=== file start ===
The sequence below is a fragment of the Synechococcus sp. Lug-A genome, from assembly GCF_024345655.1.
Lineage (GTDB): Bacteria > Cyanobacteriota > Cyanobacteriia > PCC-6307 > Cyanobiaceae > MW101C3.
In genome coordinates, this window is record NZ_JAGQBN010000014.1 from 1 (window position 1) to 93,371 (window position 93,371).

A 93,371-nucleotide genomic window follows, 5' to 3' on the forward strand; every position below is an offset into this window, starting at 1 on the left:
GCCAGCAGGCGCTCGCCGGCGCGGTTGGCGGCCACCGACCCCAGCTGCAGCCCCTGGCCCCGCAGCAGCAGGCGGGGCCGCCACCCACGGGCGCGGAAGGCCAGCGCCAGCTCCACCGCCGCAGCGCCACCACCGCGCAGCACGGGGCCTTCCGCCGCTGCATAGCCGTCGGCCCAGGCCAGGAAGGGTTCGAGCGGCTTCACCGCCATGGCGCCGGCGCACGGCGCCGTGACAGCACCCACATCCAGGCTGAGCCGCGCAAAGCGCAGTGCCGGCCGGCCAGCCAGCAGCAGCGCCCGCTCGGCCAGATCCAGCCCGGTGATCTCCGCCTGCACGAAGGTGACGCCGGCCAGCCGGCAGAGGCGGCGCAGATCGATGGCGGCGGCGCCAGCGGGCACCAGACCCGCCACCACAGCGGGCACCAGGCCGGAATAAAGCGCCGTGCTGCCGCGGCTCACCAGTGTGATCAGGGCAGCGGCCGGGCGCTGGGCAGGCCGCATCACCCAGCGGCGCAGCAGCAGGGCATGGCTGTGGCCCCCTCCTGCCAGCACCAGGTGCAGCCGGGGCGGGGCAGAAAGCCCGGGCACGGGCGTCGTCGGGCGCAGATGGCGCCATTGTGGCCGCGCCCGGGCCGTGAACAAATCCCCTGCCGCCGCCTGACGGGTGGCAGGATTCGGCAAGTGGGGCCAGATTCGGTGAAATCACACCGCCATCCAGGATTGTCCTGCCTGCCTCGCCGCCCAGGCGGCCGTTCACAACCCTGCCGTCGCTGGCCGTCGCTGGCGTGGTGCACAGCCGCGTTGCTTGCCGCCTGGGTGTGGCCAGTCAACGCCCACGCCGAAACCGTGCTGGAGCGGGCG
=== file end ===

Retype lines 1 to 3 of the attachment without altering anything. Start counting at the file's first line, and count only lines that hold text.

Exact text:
The sequence below is a fragment of the Synechococcus sp. Lug-A genome, from assembly GCF_024345655.1.
Lineage (GTDB): Bacteria > Cyanobacteriota > Cyanobacteriia > PCC-6307 > Cyanobiaceae > MW101C3.
In genome coordinates, this window is record NZ_JAGQBN010000014.1 from 1 (window position 1) to 93,371 (window position 93,371).